Flexibility exercise training for adults with fibromyalgia.Cochrane Database Syst Rev. 2019 Sep 02; 9(9):CD013419.CD
Exercise training is commonly recommended for adults with fibromyalgia. We defined flexibility exercise training programs as those involving movements of a joint or a series of joints, through complete range of motion, thus targeting major muscle-tendon units. This review is one of a series of reviews updating the first review published in 2002.
To evaluate the benefits and harms of flexibility exercise training in adults with fibromyalgia.
We searched the Cochrane Library, MEDLINE, Embase, CINAHL (Cumulative Index to Nursing and Allied Health Literature), PEDro (Physiotherapy Evidence Database), Thesis and Dissertation Abstracts, AMED (Allied and Complementary Medicine Database), the World Health Organization International Clinical Trials Registry Platform (WHO ICTRP), and ClinicalTrials.gov up to December 2017, unrestricted by language, and we reviewed the reference lists of retrieved trials to identify potentially relevant trials.
We included randomized trials (RCTs) including adults diagnosed with fibromyalgia based on published criteria. Major outcomes were health-related quality of life (HRQoL), pain intensity, stiffness, fatigue, physical function, trial withdrawals, and adverse events.
DATA COLLECTION AND ANALYSIS
Two review authors independently selected articles for inclusion, extracted data, performed 'Risk of bias' assessments, and assessed the certainty of the body of evidence for major outcomes using the GRADE approach. All discrepancies were rechecked, and consensus was achieved by discussion.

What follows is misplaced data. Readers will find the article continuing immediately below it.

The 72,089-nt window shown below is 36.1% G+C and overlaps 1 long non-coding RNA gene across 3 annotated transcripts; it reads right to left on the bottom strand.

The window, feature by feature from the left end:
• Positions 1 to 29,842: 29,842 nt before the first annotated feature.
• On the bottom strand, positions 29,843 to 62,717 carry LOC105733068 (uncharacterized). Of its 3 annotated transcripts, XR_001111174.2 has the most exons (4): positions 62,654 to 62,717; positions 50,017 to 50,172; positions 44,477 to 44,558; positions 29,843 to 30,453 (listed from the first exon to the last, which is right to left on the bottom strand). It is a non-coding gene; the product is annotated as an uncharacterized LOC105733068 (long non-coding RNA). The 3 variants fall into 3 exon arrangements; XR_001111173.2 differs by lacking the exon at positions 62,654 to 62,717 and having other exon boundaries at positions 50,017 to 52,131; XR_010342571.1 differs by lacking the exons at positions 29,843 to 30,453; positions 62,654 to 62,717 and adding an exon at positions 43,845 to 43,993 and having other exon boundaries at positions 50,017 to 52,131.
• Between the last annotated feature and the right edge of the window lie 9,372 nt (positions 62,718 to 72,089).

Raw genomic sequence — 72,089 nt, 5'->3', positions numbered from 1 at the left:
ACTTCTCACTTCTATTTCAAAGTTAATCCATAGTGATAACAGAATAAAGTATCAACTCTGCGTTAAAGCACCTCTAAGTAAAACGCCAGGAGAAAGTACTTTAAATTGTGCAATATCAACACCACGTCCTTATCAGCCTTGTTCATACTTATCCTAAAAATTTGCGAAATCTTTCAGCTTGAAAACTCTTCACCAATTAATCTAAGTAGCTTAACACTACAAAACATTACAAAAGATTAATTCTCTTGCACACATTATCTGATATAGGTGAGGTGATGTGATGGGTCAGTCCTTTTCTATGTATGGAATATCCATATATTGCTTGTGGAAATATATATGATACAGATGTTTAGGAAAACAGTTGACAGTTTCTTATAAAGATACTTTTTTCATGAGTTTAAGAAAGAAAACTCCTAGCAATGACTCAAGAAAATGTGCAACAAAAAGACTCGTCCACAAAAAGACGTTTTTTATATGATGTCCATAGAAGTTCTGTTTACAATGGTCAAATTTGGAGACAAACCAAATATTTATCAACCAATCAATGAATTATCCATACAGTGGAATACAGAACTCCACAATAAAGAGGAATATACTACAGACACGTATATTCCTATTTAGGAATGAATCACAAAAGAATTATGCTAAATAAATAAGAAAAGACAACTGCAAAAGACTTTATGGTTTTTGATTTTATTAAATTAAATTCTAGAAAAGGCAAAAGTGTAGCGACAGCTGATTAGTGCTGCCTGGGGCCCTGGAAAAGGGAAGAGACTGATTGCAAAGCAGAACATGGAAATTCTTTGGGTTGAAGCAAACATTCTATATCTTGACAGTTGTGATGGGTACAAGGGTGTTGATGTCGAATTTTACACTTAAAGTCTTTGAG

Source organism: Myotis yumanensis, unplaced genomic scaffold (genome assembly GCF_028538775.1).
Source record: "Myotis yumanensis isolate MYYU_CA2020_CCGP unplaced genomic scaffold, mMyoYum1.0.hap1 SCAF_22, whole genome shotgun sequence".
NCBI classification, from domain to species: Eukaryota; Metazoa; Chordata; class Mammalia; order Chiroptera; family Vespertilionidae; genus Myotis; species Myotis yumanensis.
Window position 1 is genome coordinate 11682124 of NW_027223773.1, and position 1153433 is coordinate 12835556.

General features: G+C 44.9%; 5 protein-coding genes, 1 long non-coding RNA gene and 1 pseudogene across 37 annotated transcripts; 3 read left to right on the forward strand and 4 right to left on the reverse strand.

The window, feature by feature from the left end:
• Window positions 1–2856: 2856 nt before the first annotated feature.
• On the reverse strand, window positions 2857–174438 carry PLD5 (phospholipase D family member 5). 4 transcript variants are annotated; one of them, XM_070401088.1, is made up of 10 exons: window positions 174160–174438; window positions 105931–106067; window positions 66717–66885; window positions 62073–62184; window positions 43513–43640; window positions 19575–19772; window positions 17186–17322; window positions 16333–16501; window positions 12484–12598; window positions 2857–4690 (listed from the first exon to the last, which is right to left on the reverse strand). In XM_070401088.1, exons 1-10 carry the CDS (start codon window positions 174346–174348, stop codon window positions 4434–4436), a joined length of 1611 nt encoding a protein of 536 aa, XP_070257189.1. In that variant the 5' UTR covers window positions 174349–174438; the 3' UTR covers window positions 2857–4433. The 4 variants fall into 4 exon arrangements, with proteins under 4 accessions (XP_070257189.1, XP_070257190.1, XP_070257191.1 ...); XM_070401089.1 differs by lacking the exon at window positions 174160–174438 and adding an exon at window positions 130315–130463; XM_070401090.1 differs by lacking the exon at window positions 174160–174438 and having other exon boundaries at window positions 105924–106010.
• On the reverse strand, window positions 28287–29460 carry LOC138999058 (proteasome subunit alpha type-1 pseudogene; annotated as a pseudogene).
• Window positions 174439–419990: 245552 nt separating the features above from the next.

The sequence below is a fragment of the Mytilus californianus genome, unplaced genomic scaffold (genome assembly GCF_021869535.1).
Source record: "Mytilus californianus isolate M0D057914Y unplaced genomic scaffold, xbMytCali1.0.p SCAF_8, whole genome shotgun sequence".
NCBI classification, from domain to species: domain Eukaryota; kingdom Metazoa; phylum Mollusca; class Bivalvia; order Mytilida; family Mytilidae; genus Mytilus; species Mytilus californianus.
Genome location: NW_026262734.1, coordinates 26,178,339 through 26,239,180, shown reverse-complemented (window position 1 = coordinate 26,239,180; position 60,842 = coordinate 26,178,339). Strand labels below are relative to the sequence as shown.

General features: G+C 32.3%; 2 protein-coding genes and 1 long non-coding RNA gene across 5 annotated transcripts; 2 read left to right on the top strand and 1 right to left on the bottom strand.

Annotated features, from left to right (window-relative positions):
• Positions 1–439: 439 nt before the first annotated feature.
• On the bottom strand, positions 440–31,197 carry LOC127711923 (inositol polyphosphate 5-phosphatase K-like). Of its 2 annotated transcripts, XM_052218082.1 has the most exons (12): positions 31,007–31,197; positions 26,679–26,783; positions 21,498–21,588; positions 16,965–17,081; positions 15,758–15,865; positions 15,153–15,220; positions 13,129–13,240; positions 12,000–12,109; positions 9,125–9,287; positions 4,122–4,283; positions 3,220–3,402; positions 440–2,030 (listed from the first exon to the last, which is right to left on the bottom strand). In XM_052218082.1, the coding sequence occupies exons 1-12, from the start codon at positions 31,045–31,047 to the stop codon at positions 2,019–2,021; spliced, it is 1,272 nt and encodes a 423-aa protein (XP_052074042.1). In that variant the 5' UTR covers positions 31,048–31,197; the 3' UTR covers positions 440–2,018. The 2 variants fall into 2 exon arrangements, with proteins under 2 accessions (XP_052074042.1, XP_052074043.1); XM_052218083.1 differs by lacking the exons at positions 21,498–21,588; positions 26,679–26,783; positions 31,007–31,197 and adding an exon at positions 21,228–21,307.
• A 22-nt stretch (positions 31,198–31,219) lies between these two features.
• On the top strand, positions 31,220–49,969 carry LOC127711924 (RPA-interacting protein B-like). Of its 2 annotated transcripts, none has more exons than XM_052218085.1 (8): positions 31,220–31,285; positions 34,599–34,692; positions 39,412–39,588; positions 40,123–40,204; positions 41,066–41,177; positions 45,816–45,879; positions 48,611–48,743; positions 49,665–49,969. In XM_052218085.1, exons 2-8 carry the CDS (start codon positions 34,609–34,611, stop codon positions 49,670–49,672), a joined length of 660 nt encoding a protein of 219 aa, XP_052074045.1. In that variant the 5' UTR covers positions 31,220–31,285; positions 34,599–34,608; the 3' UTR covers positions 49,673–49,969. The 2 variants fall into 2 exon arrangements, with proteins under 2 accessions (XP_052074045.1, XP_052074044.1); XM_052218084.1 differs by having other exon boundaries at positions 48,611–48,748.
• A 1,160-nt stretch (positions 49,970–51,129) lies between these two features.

We included 12 RCTs (743 people). Among these RCTs, flexibility exercise training was compared to an untreated control group, land-based aerobic training, resistance training, or other interventions (i.e. Tai Chi, Pilates, aquatic biodanza, friction massage, medications). Studies were at risk of selection, performance, and detection bias (due to lack of adequate randomization and allocation concealment, lack of participant or personnel blinding, and lack of blinding for self-reported outcomes). With the exception of withdrawals and adverse events, major outcomes were self-reported and were expressed on a 0-to-100 scale (lower values are best, negative mean differences (MDs) indicate improvement). We prioritized the findings of flexibility exercise training compared to land-based aerobic training and present them fully here.Very low-certainty evidence showed that compared with land-based aerobic training, flexibility exercise training (five trials with 266 participants) provides no clinically important benefits with regard to HRQoL, pain intensity, fatigue, stiffness, and physical function. Low-certainty evidence showed no difference between these groups for withdrawals at completion of the intervention (8 to 20 weeks).Mean HRQoL assessed on the Fibromyalgia Impact Questionnaire (FIQ) Total scale (0 to 100, higher scores indicating worse HRQoL) was 46 mm and 42 mm in the flexibility and aerobic groups, respectively (2 studies, 193 participants); absolute change was 4% worse (6% better to 14% worse), and relative change was 7.5% worse (10.5% better to 25.5% worse) in the flexibility group. Mean pain was 57 mm and 52 mm in the flexibility and aerobic groups, respectively (5 studies, 266 participants); absolute change was 5% worse (1% better to 11% worse), and relative change was 6.7% worse (2% better to 15.4% worse). Mean fatigue was 67 mm and 71 mm in the aerobic and flexibility groups, respectively (2 studies, 75 participants); absolute change was 4% better (13% better to 5% worse), and relative change was 6% better (19.4% better to 7.4% worse). Mean physical function was 23 points and 17 points in the flexibility and aerobic groups, respectively (1 study, 60 participants); absolute change was 6% worse (4% better to 16% worse), and relative change was 14% worse (9.1% better to 37.1% worse). We found very low-certainty evidence of an effect for stiffness. Mean stiffness was 49 mm to 79 mm in the flexibility and aerobic groups, respectively (1 study, 15 participants); absolute change was 30% better (8% better to 51% better), and relative change was 39% better (10% better to 68% better). We found no evidence of an effect in all-cause withdrawal between the flexibility and aerobic groups (5 studies, 301 participants). Absolute change was 1% fewer withdrawals in the flexibility group (8% fewer to 21% more), and relative change in the flexibility group compared to the aerobic training intervention group was 3% fewer (39% fewer to 55% more). It is uncertain whether flexibility leads to long-term effects (36 weeks after a 12-week intervention), as the evidence was of low certainty and was derived from a single trial.Very low-certainty evidence indicates uncertainty in the risk of adverse events for flexibility exercise training. One adverse effect was described among the 132 participants allocated to flexibility training. One participant had tendinitis of the Achilles tendon (McCain 1988), but it is unclear if the tendinitis was a pre-existing condition.